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Sweet Reason, My Boyfriend is Hot and Bothered When God Gets Into Bed!

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This article originally appeared on the SSA website as part of SSA eNews No. 11 - The SSA Around the World.

Listen to the podcast of this article.

Originally for HumanistNetworkNews.org

May 17, 2006

Dear Sweet Reason,

This may seem a little ridiculous or out of your usual tenor, but my boyfriend is bothered by me saying, "Oh god!" while we are having sex. He is an ardent atheist, while I consider myself to be more of an agnostic. I've tried explaining that this is really a moot point, but he seems really bothered by it. I keep hoping he will forget about it, but he just keeps bringing it up. Honestly, it's the last thing on my mind. But when we're done, he wants to engage in some kind of discussion and I just want to go to sleep.

I've talked about it with my girlfriends, and we can't come up with any good answers. It seems like a moot point to us, but I guess he feels otherwise. He is constantly seeking to represent himself as an atheist, and is constantly examining his life for new ways of affirming that. This one seems a little over the top for me, but I am willing to work with him. This issue also comes up when we visit each others' families and what to do on holidays. So I guess I am asking for any advice for an agnostic and her ardent atheist in the bedroom and out in the wider world?

The Agnostic Girlfriend

Dear Agnostic:

You have some very serious concerns. Talk about them one at a time, and don't wait till the next time you're in the bedroom to get started! Choose a good time to tell your boyfriend that you want to work with him, and that you want to talk things over with him at appropriate times. If you don't get started at that moment, make a date for your next discussion.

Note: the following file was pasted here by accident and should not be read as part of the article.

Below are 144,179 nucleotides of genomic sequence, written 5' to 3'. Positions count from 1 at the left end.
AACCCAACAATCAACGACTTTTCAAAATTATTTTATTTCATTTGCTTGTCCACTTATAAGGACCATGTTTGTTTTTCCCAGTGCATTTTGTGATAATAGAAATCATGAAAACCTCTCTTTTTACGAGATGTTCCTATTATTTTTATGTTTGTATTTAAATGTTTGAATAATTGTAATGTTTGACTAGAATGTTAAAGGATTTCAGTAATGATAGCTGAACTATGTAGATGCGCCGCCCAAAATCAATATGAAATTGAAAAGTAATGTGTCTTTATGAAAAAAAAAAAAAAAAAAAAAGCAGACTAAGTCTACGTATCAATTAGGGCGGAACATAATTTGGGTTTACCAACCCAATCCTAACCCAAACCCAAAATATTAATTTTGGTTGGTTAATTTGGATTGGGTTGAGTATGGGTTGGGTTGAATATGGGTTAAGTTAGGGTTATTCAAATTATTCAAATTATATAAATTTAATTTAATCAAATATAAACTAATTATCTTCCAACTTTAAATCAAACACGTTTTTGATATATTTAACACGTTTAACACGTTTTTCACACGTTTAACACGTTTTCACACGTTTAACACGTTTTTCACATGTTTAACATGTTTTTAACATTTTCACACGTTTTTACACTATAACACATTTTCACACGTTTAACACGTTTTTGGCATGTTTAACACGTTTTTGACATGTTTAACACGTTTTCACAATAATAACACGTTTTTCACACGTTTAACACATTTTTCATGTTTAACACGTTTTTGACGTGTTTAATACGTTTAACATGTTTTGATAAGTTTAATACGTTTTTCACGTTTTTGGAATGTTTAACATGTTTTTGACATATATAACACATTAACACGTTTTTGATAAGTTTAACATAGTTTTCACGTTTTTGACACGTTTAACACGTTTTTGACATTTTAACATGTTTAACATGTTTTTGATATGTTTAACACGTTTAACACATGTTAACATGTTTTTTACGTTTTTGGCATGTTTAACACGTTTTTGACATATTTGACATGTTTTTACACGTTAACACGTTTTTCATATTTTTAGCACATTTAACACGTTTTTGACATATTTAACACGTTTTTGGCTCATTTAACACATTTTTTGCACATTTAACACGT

On the bedroom problem, there's room for each of you to understand the other better. To understand your boyfriend's feelings, imagine that in the middle of love-making he called out, "Oh, cat whiskers!" or moaned, "E equals M, C squared." This would probably startle you and change the mood! Now, consider for a moment that, "Oh god!" is just as arbitrary and irrelevant. It's something we learn, from hearing people say it about yummy food or an exciting ball game. It is possible (though maybe not easy) for you to change if you decide to try -- maybe by adding an "O" (pun intended) and saying, "Oh, good!"

On the other hand, I hope your boyfriend realizes it's good news that you enjoy what he does for you, and that you let him know it! Does he really want to risk making you too nervous to enjoy yourself, because you are worrying that he will criticize you? Could he, instead, lead in a different direction by whispering romantically about how much you turn him on? Or, could he try to give you so much pleasure that you can't use words?

Dr. Marty Klein, whose columns appear in HumanistNetworkNews.org, has written a short, easily read article on Your Conditions for Enjoyable Sex that might help you and your boyfriend have a good conversation.